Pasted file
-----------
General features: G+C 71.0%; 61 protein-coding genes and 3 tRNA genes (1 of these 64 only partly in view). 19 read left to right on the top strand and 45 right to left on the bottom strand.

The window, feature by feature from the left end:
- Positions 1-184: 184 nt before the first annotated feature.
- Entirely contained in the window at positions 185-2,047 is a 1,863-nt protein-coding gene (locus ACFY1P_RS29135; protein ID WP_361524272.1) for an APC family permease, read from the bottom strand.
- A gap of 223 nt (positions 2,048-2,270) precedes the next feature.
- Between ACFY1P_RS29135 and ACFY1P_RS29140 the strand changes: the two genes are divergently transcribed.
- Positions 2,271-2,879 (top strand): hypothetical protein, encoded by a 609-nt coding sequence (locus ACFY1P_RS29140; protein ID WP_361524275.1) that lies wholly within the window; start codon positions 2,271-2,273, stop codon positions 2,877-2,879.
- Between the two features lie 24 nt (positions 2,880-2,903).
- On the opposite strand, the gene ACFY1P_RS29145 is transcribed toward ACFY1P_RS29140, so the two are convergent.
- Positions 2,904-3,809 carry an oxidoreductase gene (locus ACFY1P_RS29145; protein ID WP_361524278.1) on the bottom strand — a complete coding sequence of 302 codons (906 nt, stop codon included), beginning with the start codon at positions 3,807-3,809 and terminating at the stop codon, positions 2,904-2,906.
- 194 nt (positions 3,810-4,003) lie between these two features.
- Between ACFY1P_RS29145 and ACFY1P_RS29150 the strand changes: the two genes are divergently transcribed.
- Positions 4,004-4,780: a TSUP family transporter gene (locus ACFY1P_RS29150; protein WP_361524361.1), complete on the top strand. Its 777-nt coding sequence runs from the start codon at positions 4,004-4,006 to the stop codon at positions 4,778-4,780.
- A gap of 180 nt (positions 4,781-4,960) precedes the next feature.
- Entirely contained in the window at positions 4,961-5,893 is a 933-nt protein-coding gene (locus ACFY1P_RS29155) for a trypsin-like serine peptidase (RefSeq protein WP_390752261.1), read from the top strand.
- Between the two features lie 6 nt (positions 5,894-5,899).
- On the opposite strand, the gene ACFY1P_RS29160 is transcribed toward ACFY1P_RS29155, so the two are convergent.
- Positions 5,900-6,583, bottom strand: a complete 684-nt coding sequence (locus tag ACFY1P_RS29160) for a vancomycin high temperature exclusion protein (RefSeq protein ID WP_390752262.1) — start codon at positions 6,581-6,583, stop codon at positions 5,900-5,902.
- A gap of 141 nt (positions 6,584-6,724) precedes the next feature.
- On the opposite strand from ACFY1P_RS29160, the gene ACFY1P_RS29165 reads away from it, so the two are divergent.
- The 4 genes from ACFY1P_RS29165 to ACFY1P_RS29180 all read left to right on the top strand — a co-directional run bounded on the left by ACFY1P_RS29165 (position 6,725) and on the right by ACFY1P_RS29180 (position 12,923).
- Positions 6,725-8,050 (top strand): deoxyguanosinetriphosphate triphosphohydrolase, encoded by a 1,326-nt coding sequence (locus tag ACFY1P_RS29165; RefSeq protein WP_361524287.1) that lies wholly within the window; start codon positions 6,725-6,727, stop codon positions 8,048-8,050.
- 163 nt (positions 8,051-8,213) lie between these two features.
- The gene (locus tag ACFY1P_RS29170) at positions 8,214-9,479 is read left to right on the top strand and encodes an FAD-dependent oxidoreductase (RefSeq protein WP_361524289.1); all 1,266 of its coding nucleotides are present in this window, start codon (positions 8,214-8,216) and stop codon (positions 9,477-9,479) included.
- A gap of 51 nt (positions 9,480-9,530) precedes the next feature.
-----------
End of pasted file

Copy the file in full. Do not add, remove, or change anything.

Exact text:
General features: G+C 71.0%; 61 protein-coding genes and 3 tRNA genes (1 of these 64 only partly in view). 19 read left to right on the top strand and 45 right to left on the bottom strand.

The window, feature by feature from the left end:
- Positions 1-184: 184 nt before the first annotated feature.
- Entirely contained in the window at positions 185-2,047 is a 1,863-nt protein-coding gene (locus ACFY1P_RS29135; protein ID WP_361524272.1) for an APC family permease, read from the bottom strand.
- A gap of 223 nt (positions 2,048-2,270) precedes the next feature.
- Between ACFY1P_RS29135 and ACFY1P_RS29140 the strand changes: the two genes are divergently transcribed.
- Positions 2,271-2,879 (top strand): hypothetical protein, encoded by a 609-nt coding sequence (locus ACFY1P_RS29140; protein ID WP_361524275.1) that lies wholly within the window; start codon positions 2,271-2,273, stop codon positions 2,877-2,879.
- Between the two features lie 24 nt (positions 2,880-2,903).
- On the opposite strand, the gene ACFY1P_RS29145 is transcribed toward ACFY1P_RS29140, so the two are convergent.
- Positions 2,904-3,809 carry an oxidoreductase gene (locus ACFY1P_RS29145; protein ID WP_361524278.1) on the bottom strand — a complete coding sequence of 302 codons (906 nt, stop codon included), beginning with the start codon at positions 3,807-3,809 and terminating at the stop codon, positions 2,904-2,906.
- 194 nt (positions 3,810-4,003) lie between these two features.
- Between ACFY1P_RS29145 and ACFY1P_RS29150 the strand changes: the two genes are divergently transcribed.
- Positions 4,004-4,780: a TSUP family transporter gene (locus ACFY1P_RS29150; protein WP_361524361.1), complete on the top strand. Its 777-nt coding sequence runs from the start codon at positions 4,004-4,006 to the stop codon at positions 4,778-4,780.
- A gap of 180 nt (positions 4,781-4,960) precedes the next feature.
- Entirely contained in the window at positions 4,961-5,893 is a 933-nt protein-coding gene (locus ACFY1P_RS29155) for a trypsin-like serine peptidase (RefSeq protein WP_390752261.1), read from the top strand.
- Between the two features lie 6 nt (positions 5,894-5,899).
- On the opposite strand, the gene ACFY1P_RS29160 is transcribed toward ACFY1P_RS29155, so the two are convergent.
- Positions 5,900-6,583, bottom strand: a complete 684-nt coding sequence (locus tag ACFY1P_RS29160) for a vancomycin high temperature exclusion protein (RefSeq protein ID WP_390752262.1) — start codon at positions 6,581-6,583, stop codon at positions 5,900-5,902.
- A gap of 141 nt (positions 6,584-6,724) precedes the next feature.
- On the opposite strand from ACFY1P_RS29160, the gene ACFY1P_RS29165 reads away from it, so the two are divergent.
- The 4 genes from ACFY1P_RS29165 to ACFY1P_RS29180 all read left to right on the top strand — a co-directional run bounded on the left by ACFY1P_RS29165 (position 6,725) and on the right by ACFY1P_RS29180 (position 12,923).
- Positions 6,725-8,050 (top strand): deoxyguanosinetriphosphate triphosphohydrolase, encoded by a 1,326-nt coding sequence (locus tag ACFY1P_RS29165; RefSeq protein WP_361524287.1) that lies wholly within the window; start codon positions 6,725-6,727, stop codon positions 8,048-8,050.
- 163 nt (positions 8,051-8,213) lie between these two features.
- The gene (locus tag ACFY1P_RS29170) at positions 8,214-9,479 is read left to right on the top strand and encodes an FAD-dependent oxidoreductase (RefSeq protein WP_361524289.1); all 1,266 of its coding nucleotides are present in this window, start codon (positions 8,214-8,216) and stop codon (positions 9,477-9,479) included.
- A gap of 51 nt (positions 9,480-9,530) precedes the next feature.